- Special Sections
While many have enjoyed this unseasonably warm -- and relatively snowless -- winter, some area groups will be forgiven if their fingers are crossed for temperatures to drop throughout the month of January.
That's because Culver and Lake Maxinkuckee will play host to a national-scale ice fishing tournament the weekend of Jan. 27 through 29, expected to bring more than 100 teams, and plenty of winter fun for those not interested in ice fishing as well, including a kids' snowman building contest and ice skating camp.
Tony Alioua of the The North American Ice Fishing Circuit (www.naifc.com) approached Culver's Chamber of Commerce this past fall about the event, which will include camera crews shooting footage for the Circuit's television show, "Icemen," which airs on the Versus sports cable network. The Circuit needed funds between $6,000 and $9,000 to help offset costs of crews and other facets of the event, to bring it to Culver.
"We felt it would be great to have it here in the winter," says Chamber president Dawn Brockey. "We want to couple it with a winter carnival. But we tabled it and said (to NAIFC), 'If you're still interested in it next year, we will try to bring in fundraisers."
The Marshall County Visitors Bureau, however, didn't want the opportunity to bring such a high-profile event to the county, to pass. The Bureau donated the requested money, and the tournament was on the schedule.
Locally, the Chamber is handling most of the arrangements for the event, including setting up two dining facilities in Culver to host fishermen and crews both Friday and Saturday evenings. Ginny and Grant Munroe of Culver Lodging have donated a house here for the crew to occupy during the weekend, Brockey adds.
The ice skating camp is slated for Saturday morning, says Brockey; the Chamber hopes it will take place at the town park, with the beach lodge opened up for hot chocolate and breakfast pizza for participants. The NAIFC will cover liability for that and all tournament-related events.
Judges and other professional staff from the tournament will handle regulation of the tournament itself.
"Obviously as a Chamber, we are definitely supporting it," Brockey notes. "One of the Chamber board's goals would be to hopefully bring something to bring people here during the two slowest (winter) months to help local businesses."
Chamber vice president Tony Sellers has done some legwork on the idea of an annual winter carnival, which she notes is an idea tie-in with the Come Alive Outside initiative for children and families to enjoy the outdoors.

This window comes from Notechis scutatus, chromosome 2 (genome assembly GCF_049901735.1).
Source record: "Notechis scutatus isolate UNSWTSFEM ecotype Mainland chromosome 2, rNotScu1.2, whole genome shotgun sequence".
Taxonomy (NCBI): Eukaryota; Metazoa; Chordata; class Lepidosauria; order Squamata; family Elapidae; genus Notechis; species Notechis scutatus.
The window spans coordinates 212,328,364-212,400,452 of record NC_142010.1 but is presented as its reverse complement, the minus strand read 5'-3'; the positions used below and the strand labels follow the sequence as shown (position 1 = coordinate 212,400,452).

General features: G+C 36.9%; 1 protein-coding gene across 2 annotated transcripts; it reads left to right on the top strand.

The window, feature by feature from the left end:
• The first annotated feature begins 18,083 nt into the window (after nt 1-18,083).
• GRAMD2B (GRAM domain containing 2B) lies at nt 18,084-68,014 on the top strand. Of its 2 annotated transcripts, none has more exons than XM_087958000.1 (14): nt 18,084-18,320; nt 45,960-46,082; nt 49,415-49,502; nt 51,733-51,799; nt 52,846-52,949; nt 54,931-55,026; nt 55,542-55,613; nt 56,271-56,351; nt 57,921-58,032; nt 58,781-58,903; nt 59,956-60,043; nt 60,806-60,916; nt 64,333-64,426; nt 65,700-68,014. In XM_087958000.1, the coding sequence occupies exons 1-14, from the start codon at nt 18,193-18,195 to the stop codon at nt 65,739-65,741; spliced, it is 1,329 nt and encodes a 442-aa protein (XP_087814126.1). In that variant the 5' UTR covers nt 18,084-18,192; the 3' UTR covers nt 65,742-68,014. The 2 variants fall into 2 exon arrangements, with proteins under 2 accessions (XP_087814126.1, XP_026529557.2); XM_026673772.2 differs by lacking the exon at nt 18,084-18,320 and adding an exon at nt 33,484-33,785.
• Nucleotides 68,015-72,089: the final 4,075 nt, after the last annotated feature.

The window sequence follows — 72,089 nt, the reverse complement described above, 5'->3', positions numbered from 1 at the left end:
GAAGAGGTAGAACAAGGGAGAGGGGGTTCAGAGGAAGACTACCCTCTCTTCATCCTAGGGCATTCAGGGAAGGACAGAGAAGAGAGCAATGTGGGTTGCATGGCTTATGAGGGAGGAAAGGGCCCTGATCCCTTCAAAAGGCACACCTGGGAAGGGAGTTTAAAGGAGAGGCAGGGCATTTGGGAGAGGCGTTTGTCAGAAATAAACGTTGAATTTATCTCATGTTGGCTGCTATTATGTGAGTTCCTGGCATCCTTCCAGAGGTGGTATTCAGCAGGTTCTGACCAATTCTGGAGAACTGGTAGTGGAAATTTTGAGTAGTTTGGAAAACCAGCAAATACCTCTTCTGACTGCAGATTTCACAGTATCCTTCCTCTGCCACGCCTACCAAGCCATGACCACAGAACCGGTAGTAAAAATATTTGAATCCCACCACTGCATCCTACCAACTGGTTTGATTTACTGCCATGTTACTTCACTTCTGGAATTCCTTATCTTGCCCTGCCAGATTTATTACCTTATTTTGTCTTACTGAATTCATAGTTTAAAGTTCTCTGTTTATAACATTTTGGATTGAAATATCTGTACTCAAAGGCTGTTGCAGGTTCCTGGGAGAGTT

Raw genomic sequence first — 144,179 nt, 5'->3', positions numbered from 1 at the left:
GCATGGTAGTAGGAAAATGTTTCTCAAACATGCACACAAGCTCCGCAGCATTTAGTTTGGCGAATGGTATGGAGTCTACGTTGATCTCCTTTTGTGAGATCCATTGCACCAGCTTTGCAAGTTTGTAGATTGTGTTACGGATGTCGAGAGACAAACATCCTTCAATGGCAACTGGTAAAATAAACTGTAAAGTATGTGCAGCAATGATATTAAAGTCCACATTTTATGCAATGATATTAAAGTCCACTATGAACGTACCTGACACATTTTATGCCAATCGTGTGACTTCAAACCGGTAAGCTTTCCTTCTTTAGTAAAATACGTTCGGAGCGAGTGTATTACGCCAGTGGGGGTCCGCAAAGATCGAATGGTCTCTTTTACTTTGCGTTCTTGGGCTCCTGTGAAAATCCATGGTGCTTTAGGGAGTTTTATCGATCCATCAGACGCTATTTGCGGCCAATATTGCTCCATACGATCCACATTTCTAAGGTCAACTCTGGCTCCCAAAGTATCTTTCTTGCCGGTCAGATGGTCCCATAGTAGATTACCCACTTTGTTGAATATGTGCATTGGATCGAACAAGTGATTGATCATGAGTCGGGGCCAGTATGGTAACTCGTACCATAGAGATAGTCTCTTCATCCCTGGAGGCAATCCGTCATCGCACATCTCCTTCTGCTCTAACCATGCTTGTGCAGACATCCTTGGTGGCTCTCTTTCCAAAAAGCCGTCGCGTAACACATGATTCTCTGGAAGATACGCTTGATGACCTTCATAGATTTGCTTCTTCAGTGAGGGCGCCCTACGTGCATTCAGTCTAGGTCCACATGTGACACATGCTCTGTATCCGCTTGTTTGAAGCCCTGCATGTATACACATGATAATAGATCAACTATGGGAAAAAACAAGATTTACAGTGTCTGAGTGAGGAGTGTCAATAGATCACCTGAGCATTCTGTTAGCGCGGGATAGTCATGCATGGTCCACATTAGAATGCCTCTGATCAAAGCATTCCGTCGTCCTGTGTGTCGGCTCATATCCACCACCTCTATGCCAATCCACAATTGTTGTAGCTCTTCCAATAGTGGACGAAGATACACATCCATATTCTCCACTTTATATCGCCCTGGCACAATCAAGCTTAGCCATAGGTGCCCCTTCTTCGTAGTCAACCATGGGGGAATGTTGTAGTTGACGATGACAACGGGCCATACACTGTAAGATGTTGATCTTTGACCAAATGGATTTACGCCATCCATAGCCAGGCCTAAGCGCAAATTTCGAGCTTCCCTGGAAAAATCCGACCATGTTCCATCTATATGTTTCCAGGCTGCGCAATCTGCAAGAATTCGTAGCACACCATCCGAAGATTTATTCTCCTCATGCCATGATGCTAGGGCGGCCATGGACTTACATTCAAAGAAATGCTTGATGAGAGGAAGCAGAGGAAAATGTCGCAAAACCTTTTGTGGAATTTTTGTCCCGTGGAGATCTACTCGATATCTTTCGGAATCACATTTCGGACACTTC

Such a carnival, says Brockey, might start small, but in the future it's hoped ice sculptures and an array of winter-related fun could become fixtures of future events, hopefully in the town park. If this year's ice fishing tournament goes well, it may also become an annual Culver event.
The question on the minds of many likely concerns the extremely non-icy state of Lake Maxinkuckee, a body of water not exactly likely to freeze up overnight. The NAIFC has assured the Chamber fishermen will attend -- using boats, of course, rather than ice fishing shanties -- even if the lake remains decidedly wet come the last weekend of January.
"This is a big, national-level event," Brockey explains. "A lot of credit goes to the Marshall County Visitors Bureau. They see this as a good event, not only for Culver, but for the county, to put it on the map a little more."
Local restaurants and businesses will receive promotion through event packets the Chamber plans to give to all the fishermen.
Organizers are seeking around 20 volunteers for Sunday the 29th, to help keep safety watch over the event. Interested persons may contact locally contact Brockey via the Culver Coffee Company, at 574-842-6326, or at firstname.lastname@example.org.
Those interested in fishing in the tournament may sign up by way of the event website at www.naifc.com.
"They felt like Culver would be a nice community to host the event," Brockey adds, speaking of NAIFC organizers. "The lake is great for fishing -- some of the people who are part of this have fished the lake.
Although we know it's happening quickly this year, our hope is to build on it for future years and create an event for the whole community and businesses in the winter."